I have a specific vantage point: I grew up in Lebanon; I am of Palestinian heritage but grew up as a Lebanese and I was seen as that. In Lebanon there is a similar problem. Even using the term Israel, you can get shouted at. You have to put it in quotation marks and say “so-called,” or call it the “Zionist entity,” which sounds very weird in English. Stuff like that. There are comical situations: you cannot say Israel bombed Gaza. You have to say The occupation army bombed Gaza. Occupation of what? From where? And how? It creates this discursive impossibility in which we’re just preventing ourselves from doing anything about anything.

Fundamentally, the ground in Lebanon has already been ceded. There are exceptions—there are smaller groups of intersectional feminists trying to do things differently. But for the most part the ground of anything Palestine-related has already been ceded to Hezbollah and those groups, and their vision of things has nothing to do with progressive anything. It’s not even liberal, it’s not close to anything we might consider liberatory.

I’ve said this multiple times, but if you are an average Israeli-Jewish person in Israel, and maybe you’re not political, maybe you follow the news here and there, and the only thing you know about coming from up north is Hezbollah, why wouldn’t you conclude that It’s either us or them? By the same token,in Lebanon there is this confusion, or ignorance: not wanting to deal with Israel-Palestine as Israel-Palestine, or recognize that Palestinians of ’48, Palestinian citizens of Israel, have had a different reality for seven decades now. There are things that they have to deal with that I, as a Palestinian naturalized as Lebanese, will never have to deal with. Palestinians in the diaspora, in America or wherever, may also not have to deal with these specific realities on a day-to-day basis.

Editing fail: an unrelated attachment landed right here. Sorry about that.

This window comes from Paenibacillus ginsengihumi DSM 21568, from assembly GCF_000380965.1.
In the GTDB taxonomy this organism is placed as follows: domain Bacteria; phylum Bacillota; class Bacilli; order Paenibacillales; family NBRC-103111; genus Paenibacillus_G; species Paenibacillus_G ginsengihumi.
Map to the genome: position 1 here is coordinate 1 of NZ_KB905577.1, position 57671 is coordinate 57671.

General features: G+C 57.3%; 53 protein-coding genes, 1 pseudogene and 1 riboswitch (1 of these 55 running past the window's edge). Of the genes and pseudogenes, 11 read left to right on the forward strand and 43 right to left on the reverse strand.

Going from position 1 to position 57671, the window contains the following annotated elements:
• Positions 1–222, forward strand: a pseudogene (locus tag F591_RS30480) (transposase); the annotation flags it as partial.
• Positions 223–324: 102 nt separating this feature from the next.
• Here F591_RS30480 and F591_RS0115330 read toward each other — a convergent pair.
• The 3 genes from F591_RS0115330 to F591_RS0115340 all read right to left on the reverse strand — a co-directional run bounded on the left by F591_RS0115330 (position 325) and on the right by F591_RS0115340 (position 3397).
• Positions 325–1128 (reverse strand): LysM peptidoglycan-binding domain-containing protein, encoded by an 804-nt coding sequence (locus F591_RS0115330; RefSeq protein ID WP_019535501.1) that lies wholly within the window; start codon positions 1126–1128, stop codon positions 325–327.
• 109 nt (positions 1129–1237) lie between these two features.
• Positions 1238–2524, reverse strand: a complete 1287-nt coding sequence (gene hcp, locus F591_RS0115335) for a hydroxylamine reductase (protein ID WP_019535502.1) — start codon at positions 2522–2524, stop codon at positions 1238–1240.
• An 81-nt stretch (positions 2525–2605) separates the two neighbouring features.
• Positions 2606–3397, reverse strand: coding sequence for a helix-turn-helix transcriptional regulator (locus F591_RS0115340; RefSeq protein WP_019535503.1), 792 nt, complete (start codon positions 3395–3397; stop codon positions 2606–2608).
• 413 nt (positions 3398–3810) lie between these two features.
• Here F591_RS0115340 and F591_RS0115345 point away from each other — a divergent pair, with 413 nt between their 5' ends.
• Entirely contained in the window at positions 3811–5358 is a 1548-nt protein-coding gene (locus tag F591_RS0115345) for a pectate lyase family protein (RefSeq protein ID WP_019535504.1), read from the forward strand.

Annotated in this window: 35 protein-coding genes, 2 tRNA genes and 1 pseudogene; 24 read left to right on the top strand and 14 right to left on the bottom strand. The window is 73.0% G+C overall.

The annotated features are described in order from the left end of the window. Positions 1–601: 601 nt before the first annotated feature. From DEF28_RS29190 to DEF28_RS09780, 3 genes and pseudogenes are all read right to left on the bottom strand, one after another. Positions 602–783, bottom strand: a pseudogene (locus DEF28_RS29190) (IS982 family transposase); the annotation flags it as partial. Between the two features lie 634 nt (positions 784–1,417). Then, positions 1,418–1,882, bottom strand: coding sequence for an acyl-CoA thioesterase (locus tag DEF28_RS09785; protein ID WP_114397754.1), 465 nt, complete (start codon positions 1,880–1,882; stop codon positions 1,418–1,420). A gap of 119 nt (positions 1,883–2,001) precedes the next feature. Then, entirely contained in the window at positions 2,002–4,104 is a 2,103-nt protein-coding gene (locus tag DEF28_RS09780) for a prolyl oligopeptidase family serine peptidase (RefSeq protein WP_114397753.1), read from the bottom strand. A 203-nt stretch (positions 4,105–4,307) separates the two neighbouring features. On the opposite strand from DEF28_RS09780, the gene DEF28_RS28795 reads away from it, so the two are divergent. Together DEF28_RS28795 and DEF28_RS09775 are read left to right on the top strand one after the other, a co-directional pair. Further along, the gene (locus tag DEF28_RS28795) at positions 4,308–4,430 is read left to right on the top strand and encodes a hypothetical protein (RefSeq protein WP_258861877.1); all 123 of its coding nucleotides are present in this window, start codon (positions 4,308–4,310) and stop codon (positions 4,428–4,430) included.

How do you deal with the difficulties of having to talk about oppression—Zionism, settler-colonialism, apartheid—while at the same time having to deal with people in “our” world who want to talk about Israel but not as a real place, a real entity, a real government, a real state, a real nationality? We have to contend with that reality, and challenge it having local allies where they exist, and stop pretending that they don’t exist.

Sally, you mentioned this: who do we think benefits if we pretend that there are no local allies? We are almost wishing them away, and hoping that any semblance of anything progressive or liberal related to Israel will disappear somehow, and this will expose Israel to the world, and the world will come in and stop Israel. Or whatever.